The new Co-Chairs will be announced at the joint EPSC-DPS meeting, taking place in San Antonio (TX) between the 1st and 6th of October 2023.

EPEC Profiles – Giacomo Nodjoumi

EPEC Profiles Giacomo Nodjoumi

In this series from the EPEC Communication Working Group, we meet members of the Europlanet Early Career (EPEC) community and find out more about their experiences and aspirations.

Giacomo Nodjoumi is a Ph.D. student in Planetary Geology at Constructor University Bremen, DE

Giacomo Nodjoumi is from Italy, where he obtained degrees in Geology and Engineering Geology. Currently, he is pursuing a Ph.D. at Constructor University Bremen. His unique blend of interests in informatics and geology has led him to describe himself as an atypical geologist.

His Ph.D. project consists of landforms detection and mapping through Deep Learning Computer Vision on Mars and the Moon within the Europlanet RI 2024. His primary targets of interest are pits and skylights, peculiar surface morphologies that might grant access to cavities! To investigate further the presence of these cavities, he is also looking at the subsurface of Mars using orbital radar MARSIS and SHARAD data. He is also co-leading the development of newer scientific data applications for lunar exploration, L-EXPLO, and L-HEX, within the EXPLORE project (https://explore-platform.eu/space-browser).

During EPSC 2022, Giacomo and his colleagues launched the 1st EXPLORE Lunar Data Challenges. Two competitions about Lunar exploration and data exploitation. The former focused on Machine Learning to involve researchers and professionals of planetary and computer sciences in mapping landforms on a region of the Moon. The latter is a didactical challenge, to involve classrooms and increase their knowledge about the Moon and how Machine Learning could improve our understanding of the Moon (https://exploredatachallenges.space/).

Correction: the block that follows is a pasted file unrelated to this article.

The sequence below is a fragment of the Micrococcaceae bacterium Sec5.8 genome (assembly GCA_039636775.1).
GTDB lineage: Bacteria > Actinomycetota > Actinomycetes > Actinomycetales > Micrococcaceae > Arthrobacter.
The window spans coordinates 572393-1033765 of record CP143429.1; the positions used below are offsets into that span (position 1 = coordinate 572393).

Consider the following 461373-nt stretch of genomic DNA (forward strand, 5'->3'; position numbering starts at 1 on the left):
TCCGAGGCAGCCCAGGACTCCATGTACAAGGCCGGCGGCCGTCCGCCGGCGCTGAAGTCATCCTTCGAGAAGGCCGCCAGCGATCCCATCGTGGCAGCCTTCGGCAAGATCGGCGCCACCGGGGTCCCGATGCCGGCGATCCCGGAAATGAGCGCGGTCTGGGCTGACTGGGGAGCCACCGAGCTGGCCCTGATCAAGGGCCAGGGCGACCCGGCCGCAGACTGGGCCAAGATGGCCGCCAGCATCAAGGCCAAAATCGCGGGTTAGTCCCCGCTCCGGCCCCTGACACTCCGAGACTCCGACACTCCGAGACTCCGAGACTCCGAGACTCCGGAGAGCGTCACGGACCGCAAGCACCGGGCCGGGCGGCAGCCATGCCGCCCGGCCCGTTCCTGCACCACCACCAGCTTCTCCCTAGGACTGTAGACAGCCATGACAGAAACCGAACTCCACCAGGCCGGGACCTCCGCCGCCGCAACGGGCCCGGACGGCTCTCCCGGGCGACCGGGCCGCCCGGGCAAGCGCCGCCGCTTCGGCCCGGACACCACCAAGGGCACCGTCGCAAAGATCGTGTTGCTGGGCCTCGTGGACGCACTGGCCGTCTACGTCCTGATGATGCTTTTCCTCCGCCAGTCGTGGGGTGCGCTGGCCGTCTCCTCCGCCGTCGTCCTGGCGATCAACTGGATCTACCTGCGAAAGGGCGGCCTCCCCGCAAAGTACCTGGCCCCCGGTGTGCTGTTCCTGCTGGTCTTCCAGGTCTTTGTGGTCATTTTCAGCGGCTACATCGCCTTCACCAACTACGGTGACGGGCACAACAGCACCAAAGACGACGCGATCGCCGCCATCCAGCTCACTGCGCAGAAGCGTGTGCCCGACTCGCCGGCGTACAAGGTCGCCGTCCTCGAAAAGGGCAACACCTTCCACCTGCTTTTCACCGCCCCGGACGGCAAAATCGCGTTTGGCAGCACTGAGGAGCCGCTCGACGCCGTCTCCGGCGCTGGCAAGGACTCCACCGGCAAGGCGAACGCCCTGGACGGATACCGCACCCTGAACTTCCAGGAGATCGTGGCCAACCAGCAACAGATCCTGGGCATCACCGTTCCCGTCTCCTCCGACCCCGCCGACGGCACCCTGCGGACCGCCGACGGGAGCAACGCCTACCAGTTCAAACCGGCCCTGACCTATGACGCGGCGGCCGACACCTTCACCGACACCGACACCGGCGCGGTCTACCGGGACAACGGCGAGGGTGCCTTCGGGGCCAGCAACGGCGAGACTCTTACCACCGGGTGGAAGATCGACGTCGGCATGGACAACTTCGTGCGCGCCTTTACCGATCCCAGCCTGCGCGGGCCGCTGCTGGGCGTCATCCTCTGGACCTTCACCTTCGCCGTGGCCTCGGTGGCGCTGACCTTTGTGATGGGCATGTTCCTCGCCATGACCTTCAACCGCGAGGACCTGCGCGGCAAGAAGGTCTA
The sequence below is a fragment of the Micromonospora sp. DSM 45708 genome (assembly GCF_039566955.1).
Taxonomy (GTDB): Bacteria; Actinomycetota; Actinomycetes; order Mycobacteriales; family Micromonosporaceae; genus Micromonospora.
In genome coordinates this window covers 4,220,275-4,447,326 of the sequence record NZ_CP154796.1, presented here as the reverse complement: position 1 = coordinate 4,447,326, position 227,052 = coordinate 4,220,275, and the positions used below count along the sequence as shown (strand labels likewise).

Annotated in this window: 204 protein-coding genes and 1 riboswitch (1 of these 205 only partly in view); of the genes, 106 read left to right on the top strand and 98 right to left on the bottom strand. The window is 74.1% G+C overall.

In 2022, Giacomo participated in the Analog-1 experiment on Mount Etna (Italy), during which the European Space Agency (ESA) conducted tests and field operations with the Interact rover.

I heard about EPEC at the beginning of my Ph.D. but I have realized why EPEC is undoubtedly a great opportunity for early career scientists only during in-person EPSC 2022.

GIACOMO NODJOUMI

Giacomo Nodjoumi. Image credit: Giacomo Nodjoumi.

If you are an Early Career member of the Europlanet Society and would like to be featured in an EPEC Profile, find out more about how to submit your profile.

See all the EPEC Profiles.

Expert Exchanges – Call Now Open

Europlanet Expert Exchanges – Call Now Open

A new call has been launched for the Expert Exchange Programme, funded through Europlanet 2024 Research Infrastructure (RI), which aims to share expertise and best practice within the planetary community, and to prepare new facilities and services for integration into the RI.

Applications should be made before the next call deadline of 15 June 2023. Visits through this call should take place between 1 August 2023 and 31 January 2024.

The programme provides funding for short visits (up to one week).

Objectives for an Europlanet Expert Exchange might be:

  • To improve infrastructure facilities and services offered to the scientific community by Europlanet 2024 RI laboratories or institutes.
  • To provide training on theoretical or practical aspects of the laboratory/fieldwork required to plan a future TA application.
  • To foster cooperation between academia and industry (SMEs).
  • To support early career professionals to develop skills to use or manage RI facilities or services.
  • To widen participation from Under-Represented States in RI activities and services.